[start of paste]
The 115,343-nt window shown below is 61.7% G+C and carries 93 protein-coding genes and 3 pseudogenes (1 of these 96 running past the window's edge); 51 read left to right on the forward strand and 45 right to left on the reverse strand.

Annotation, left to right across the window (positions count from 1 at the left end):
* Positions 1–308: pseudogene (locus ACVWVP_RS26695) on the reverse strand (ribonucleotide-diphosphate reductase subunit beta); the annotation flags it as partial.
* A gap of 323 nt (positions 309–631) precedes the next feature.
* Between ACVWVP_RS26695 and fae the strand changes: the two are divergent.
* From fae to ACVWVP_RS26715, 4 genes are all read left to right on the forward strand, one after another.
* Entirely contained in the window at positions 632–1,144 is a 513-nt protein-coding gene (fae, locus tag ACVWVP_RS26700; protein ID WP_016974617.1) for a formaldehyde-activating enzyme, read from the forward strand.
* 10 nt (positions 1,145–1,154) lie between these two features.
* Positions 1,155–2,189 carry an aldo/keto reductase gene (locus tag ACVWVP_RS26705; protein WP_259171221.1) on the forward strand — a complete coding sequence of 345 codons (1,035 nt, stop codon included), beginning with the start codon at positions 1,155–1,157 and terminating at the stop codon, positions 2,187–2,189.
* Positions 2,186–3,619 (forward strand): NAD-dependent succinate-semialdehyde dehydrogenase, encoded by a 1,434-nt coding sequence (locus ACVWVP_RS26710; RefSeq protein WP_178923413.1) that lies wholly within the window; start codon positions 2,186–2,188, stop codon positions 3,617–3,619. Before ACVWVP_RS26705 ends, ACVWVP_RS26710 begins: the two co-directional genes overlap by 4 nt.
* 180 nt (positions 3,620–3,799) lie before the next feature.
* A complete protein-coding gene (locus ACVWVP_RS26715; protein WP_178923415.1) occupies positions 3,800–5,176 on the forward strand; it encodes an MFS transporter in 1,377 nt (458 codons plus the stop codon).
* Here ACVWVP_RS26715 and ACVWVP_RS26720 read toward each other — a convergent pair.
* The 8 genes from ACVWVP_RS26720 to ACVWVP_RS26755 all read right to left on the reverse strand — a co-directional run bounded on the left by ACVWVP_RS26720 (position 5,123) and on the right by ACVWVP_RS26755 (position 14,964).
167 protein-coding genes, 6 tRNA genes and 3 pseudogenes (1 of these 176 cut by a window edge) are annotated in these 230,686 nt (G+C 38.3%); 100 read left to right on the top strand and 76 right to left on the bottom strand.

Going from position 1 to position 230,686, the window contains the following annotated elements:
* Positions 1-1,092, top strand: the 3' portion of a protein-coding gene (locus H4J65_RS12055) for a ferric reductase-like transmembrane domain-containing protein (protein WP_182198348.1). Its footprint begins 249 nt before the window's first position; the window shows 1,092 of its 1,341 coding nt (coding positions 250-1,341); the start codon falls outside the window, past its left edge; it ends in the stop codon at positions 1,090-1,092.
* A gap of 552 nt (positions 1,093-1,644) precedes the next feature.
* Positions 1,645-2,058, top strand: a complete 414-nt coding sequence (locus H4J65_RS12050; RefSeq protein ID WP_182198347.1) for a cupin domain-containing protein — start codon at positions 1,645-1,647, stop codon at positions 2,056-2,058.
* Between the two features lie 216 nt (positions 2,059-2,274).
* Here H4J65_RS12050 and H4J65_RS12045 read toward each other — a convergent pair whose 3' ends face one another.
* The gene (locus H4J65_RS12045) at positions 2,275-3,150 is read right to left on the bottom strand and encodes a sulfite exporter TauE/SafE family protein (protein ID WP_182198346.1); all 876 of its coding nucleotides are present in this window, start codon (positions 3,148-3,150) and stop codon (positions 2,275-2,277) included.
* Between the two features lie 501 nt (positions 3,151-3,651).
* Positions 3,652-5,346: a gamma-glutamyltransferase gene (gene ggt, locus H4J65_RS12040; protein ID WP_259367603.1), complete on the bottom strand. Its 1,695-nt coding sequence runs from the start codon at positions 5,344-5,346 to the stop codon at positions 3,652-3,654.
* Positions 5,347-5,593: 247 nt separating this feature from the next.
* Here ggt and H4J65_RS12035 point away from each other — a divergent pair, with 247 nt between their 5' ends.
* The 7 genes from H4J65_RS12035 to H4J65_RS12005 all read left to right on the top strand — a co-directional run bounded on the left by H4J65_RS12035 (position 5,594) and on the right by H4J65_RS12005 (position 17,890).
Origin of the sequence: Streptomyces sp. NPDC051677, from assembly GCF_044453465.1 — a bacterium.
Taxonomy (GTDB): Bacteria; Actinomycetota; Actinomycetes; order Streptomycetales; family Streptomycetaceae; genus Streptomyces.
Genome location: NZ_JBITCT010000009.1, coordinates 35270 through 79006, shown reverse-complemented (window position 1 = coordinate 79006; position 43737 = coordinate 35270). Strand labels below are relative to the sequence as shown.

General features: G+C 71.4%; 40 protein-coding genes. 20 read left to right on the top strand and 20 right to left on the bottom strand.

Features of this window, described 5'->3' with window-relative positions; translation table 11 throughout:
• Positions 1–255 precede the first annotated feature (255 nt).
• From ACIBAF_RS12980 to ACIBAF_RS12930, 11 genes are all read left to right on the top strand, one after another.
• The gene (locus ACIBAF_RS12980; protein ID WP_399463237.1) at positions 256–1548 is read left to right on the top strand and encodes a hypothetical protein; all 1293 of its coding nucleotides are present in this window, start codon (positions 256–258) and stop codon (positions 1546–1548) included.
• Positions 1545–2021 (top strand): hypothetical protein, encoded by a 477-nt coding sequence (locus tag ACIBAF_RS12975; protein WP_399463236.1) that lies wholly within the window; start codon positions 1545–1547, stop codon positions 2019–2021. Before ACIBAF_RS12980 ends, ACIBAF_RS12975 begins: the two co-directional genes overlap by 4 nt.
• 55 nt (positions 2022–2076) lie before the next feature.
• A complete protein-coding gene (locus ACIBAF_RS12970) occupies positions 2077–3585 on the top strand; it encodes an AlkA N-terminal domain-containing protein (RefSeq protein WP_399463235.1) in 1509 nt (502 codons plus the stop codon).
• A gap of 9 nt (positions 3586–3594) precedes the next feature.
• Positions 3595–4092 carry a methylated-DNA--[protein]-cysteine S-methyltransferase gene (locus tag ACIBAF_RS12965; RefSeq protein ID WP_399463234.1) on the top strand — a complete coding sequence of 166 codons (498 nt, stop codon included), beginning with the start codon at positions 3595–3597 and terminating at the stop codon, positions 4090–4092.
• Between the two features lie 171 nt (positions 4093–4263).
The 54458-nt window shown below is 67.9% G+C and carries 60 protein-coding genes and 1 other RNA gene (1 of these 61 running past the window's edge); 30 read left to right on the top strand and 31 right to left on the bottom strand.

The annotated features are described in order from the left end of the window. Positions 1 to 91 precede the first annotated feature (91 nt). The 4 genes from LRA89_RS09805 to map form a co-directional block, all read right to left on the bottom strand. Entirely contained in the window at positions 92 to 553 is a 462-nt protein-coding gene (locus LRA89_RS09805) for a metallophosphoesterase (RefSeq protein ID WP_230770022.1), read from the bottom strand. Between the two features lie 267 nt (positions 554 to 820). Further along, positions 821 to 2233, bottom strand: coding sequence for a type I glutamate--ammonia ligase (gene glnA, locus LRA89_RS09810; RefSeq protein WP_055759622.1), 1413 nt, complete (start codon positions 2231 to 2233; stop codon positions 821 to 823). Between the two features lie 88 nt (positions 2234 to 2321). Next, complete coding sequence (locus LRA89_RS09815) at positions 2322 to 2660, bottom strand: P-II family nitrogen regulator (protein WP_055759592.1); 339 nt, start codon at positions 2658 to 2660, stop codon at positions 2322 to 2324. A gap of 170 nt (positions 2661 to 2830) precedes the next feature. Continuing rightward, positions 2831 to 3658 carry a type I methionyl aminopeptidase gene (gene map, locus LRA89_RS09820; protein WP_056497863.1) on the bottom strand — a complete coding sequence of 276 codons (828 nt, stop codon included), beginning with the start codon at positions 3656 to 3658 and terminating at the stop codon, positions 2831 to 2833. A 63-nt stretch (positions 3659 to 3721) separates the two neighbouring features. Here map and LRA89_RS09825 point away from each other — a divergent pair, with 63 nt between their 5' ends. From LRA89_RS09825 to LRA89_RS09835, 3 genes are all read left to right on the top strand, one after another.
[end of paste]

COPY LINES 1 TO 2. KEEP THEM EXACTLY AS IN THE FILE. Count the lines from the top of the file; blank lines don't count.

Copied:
The 115,343-nt window shown below is 61.7% G+C and carries 93 protein-coding genes and 3 pseudogenes (1 of these 96 running past the window's edge); 51 read left to right on the forward strand and 45 right to left on the reverse strand.

Annotation, left to right across the window (positions count from 1 at the left end):